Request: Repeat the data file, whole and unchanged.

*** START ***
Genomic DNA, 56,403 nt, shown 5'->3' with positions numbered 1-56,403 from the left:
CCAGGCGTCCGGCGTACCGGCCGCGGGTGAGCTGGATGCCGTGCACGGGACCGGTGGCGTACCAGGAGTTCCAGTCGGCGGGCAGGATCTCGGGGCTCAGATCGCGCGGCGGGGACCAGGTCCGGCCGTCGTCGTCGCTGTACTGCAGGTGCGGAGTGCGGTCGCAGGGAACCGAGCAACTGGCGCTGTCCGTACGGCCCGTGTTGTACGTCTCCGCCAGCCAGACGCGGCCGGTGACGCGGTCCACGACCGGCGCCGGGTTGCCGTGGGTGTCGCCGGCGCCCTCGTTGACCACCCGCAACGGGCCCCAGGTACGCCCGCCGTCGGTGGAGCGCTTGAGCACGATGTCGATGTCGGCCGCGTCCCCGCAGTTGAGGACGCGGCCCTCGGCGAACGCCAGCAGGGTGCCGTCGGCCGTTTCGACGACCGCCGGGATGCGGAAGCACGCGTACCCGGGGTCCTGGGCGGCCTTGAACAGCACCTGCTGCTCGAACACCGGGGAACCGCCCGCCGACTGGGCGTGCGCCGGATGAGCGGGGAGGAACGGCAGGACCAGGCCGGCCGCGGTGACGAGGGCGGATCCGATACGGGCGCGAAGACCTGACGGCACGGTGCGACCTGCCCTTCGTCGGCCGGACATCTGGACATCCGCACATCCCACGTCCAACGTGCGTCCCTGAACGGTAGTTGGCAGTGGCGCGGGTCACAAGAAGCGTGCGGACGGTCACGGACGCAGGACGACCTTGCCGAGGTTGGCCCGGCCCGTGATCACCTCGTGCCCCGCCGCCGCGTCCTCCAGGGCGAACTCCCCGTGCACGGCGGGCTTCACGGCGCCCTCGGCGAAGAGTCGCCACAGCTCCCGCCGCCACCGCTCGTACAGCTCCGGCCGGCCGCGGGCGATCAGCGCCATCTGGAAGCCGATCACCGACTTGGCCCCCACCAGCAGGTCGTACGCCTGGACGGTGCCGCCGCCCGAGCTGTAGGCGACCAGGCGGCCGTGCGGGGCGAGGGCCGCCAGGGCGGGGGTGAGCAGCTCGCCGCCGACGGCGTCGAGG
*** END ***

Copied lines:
Genomic DNA, 56,403 nt, shown 5'->3' with positions numbered 1-56,403 from the left:
CCAGGCGTCCGGCGTACCGGCCGCGGGTGAGCTGGATGCCGTGCACGGGACCGGTGGCGTACCAGGAGTTCCAGTCGGCGGGCAGGATCTCGGGGCTCAGATCGCGCGGCGGGGACCAGGTCCGGCCGTCGTCGTCGCTGTACTGCAGGTGCGGAGTGCGGTCGCAGGGAACCGAGCAACTGGCGCTGTCCGTACGGCCCGTGTTGTACGTCTCCGCCAGCCAGACGCGGCCGGTGACGCGGTCCACGACCGGCGCCGGGTTGCCGTGGGTGTCGCCGGCGCCCTCGTTGACCACCCGCAACGGGCCCCAGGTACGCCCGCCGTCGGTGGAGCGCTTGAGCACGATGTCGATGTCGGCCGCGTCCCCGCAGTTGAGGACGCGGCCCTCGGCGAACGCCAGCAGGGTGCCGTCGGCCGTTTCGACGACCGCCGGGATGCGGAAGCACGCGTACCCGGGGTCCTGGGCGGCCTTGAACAGCACCTGCTGCTCGAACACCGGGGAACCGCCCGCCGACTGGGCGTGCGCCGGATGAGCGGGGAGGAACGGCAGGACCAGGCCGGCCGCGGTGACGAGGGCGGATCCGATACGGGCGCGAAGACCTGACGGCACGGTGCGACCTGCCCTTCGTCGGCCGGACATCTGGACATCCGCACATCCCACGTCCAACGTGCGTCCCTGAACGGTAGTTGGCAGTGGCGCGGGTCACAAGAAGCGTGCGGACGGTCACGGACGCAGGACGACCTTGCCGAGGTTGGCCCGGCCCGTGATCACCTCGTGCCCCGCCGCCGCGTCCTCCAGGGCGAACTCCCCGTGCACGGCGGGCTTCACGGCGCCCTCGGCGAAGAGTCGCCACAGCTCCCGCCGCCACCGCTCGTACAGCTCCGGCCGGCCGCGGGCGATCAGCGCCATCTGGAAGCCGATCACCGACTTGGCCCCCACCAGCAGGTCGTACGCCTGGACGGTGCCGCCGCCCGAGCTGTAGGCGACCAGGCGGCCGTGCGGGGCGAGGGCCGCCAGGGCGGGGGTGAGCAGCTCGCCGCCGACGGCGTCGAGG